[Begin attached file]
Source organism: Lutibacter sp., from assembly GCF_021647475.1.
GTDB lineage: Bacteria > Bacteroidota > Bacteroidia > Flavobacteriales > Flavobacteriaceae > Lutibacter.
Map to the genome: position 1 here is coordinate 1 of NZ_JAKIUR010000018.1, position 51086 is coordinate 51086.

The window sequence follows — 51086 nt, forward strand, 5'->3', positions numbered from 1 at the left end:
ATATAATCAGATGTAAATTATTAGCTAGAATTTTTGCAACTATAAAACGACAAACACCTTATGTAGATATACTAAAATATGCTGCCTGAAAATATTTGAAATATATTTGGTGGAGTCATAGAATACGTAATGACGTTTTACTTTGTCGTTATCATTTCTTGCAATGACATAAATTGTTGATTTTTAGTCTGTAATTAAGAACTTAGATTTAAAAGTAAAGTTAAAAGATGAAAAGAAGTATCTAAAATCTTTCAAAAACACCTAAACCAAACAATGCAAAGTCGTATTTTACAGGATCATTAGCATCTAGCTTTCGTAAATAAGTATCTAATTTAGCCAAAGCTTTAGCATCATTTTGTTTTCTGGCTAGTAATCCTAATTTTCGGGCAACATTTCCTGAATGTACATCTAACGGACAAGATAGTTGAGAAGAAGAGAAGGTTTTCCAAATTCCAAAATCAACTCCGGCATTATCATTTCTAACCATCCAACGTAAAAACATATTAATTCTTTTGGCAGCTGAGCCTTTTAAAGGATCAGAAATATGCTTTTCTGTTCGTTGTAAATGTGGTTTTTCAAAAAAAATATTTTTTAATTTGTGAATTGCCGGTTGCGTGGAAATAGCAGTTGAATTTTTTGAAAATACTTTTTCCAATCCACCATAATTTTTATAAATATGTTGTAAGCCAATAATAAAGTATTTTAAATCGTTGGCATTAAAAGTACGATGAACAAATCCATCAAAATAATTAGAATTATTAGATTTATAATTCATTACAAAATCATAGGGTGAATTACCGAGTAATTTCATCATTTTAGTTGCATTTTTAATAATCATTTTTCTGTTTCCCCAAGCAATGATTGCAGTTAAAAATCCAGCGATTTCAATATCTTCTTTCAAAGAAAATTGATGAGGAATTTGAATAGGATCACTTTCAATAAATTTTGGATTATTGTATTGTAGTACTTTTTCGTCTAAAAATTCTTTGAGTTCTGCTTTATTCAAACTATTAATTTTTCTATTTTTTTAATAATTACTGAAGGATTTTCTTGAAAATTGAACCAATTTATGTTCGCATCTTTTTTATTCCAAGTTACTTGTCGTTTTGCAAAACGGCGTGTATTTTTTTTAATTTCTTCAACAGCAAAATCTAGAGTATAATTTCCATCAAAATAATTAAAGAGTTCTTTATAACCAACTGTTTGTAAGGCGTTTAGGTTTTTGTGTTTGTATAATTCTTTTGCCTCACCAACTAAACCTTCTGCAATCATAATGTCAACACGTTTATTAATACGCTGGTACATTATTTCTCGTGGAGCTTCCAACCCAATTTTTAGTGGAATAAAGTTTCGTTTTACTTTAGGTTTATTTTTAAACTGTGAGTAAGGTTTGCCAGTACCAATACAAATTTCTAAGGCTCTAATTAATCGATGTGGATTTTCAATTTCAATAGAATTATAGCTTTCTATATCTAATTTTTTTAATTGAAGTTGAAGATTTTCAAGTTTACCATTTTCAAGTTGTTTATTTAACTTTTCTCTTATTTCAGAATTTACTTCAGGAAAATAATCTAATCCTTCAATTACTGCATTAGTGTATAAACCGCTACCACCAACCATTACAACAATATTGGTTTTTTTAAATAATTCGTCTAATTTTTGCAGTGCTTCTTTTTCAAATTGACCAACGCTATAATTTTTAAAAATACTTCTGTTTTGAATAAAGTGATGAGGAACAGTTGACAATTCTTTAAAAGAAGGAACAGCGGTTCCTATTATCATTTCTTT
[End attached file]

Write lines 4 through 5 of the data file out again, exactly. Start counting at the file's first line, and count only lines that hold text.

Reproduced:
The window sequence follows — 51086 nt, forward strand, 5'->3', positions numbered from 1 at the left end:
ATATAATCAGATGTAAATTATTAGCTAGAATTTTTGCAACTATAAAACGACAAACACCTTATGTAGATATACTAAAATATGCTGCCTGAAAATATTTGAAATATATTTGGTGGAGTCATAGAATACGTAATGACGTTTTACTTTGTCGTTATCATTTCTTGCAATGACATAAATTGTTGATTTTTAGTCTGTAATTAAGAACTTAGATTTAAAAGTAAAGTTAAAAGATGAAAAGAAGTATCTAAAATCTTTCAAAAACACCTAAACCAAACAATGCAAAGTCGTATTTTACAGGATCATTAGCATCTAGCTTTCGTAAATAAGTATCTAATTTAGCCAAAGCTTTAGCATCATTTTGTTTTCTGGCTAGTAATCCTAATTTTCGGGCAACATTTCCTGAATGTACATCTAACGGACAAGATAGTTGAGAAGAAGAGAAGGTTTTCCAAATTCCAAAATCAACTCCGGCATTATCATTTCTAACCATCCAACGTAAAAACATATTAATTCTTTTGGCAGCTGAGCCTTTTAAAGGATCAGAAATATGCTTTTCTGTTCGTTGTAAATGTGGTTTTTCAAAAAAAATATTTTTTAATTTGTGAATTGCCGGTTGCGTGGAAATAGCAGTTGAATTTTTTGAAAATACTTTTTCCAATCCACCATAATTTTTATAAATATGTTGTAAGCCAATAATAAAGTATTTTAAATCGTTGGCATTAAAAGTACGATGAACAAATCCATCAAAATAATTAGAATTATTAGATTTATAATTCATTACAAAATCATAGGGTGAATTACCGAGTAATTTCATCATTTTAGTTGCATTTTTAATAATCATTTTTCTGTTTCCCCAAGCAATGATTGCAGTTAAAAATCCAGCGATTTCAATATCTTCTTTCAAAGAAAATTGATGAGGAATTTGAATAGGATCACTTTCAATAAATTTTGGATTATTGTATTGTAGTACTTTTTCGTCTAAAAATTCTTTGAGTTCTGCTTTATTCAAACTATTAATTTTTCTATTTTTTTAATAATTACTGAAGGATTTTCTTGAAAATTGAACCAATTTATGTTCGCATCTTTTTTATTCCAAGTTACTTGTCGTTTTGCAAAACGGCGTGTATTTTTTTTAATTTCTTCAACAGCAAAATCTAGAGTATAATTTCCATCAAAATAATTAAAGAGTTCTTTATAACCAACTGTTTGTAAGGCGTTTAGGTTTTTGTGTTTGTATAATTCTTTTGCCTCACCAACTAAACCTTCTGCAATCATAATGTCAACACGTTTATTAATACGCTGGTACATTATTTCTCGTGGAGCTTCCAACCCAATTTTTAGTGGAATAAAGTTTCGTTTTACTTTAGGTTTATTTTTAAACTGTGAGTAAGGTTTGCCAGTACCAATACAAATTTCTAAGGCTCTAATTAATCGATGTGGATTTTCAATTTCAATAGAATTATAGCTTTCTATATCTAATTTTTTTAATTGAAGTTGAAGATTTTCAAGTTTACCATTTTCAAGTTGTTTATTTAACTTTTCTCTTATTTCAGAATTTACTTCAGGAAAATAATCTAATCCTTCAATTACTGCATTAGTGTATAAACCGCTACCACCAACCATTACAACAATATTGGTTTTTTTAAATAATTCGTCTAATTTTTGCAGTGCTTCTTTTTCAAATTGACCAACGCTATAATTTTTAAAAATACTTCTGTTTTGAATAAAGTGATGAGGAACAGTTGACAATTCTTTAAAAGAAGGAACAGCGGTTCCTATTATCATTTCTTT